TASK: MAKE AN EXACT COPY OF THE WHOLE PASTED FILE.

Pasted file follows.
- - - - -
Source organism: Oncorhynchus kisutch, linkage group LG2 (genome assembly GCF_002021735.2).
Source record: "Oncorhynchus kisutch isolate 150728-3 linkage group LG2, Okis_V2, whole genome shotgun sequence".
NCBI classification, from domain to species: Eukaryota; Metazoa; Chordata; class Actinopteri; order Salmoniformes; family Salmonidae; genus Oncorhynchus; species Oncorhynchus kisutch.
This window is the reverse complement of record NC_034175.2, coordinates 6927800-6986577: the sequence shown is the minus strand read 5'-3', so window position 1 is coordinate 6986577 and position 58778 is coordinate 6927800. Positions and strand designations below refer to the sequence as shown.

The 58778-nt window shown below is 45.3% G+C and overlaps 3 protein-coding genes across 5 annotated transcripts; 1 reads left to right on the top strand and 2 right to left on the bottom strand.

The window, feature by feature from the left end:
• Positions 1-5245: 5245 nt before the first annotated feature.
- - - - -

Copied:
Source organism: Oncorhynchus kisutch, linkage group LG2 (genome assembly GCF_002021735.2).
Source record: "Oncorhynchus kisutch isolate 150728-3 linkage group LG2, Okis_V2, whole genome shotgun sequence".
NCBI classification, from domain to species: Eukaryota; Metazoa; Chordata; class Actinopteri; order Salmoniformes; family Salmonidae; genus Oncorhynchus; species Oncorhynchus kisutch.
This window is the reverse complement of record NC_034175.2, coordinates 6927800-6986577: the sequence shown is the minus strand read 5'-3', so window position 1 is coordinate 6986577 and position 58778 is coordinate 6927800. Positions and strand designations below refer to the sequence as shown.

The 58778-nt window shown below is 45.3% G+C and overlaps 3 protein-coding genes across 5 annotated transcripts; 1 reads left to right on the top strand and 2 right to left on the bottom strand.

The window, feature by feature from the left end:
• Positions 1-5245: 5245 nt before the first annotated feature.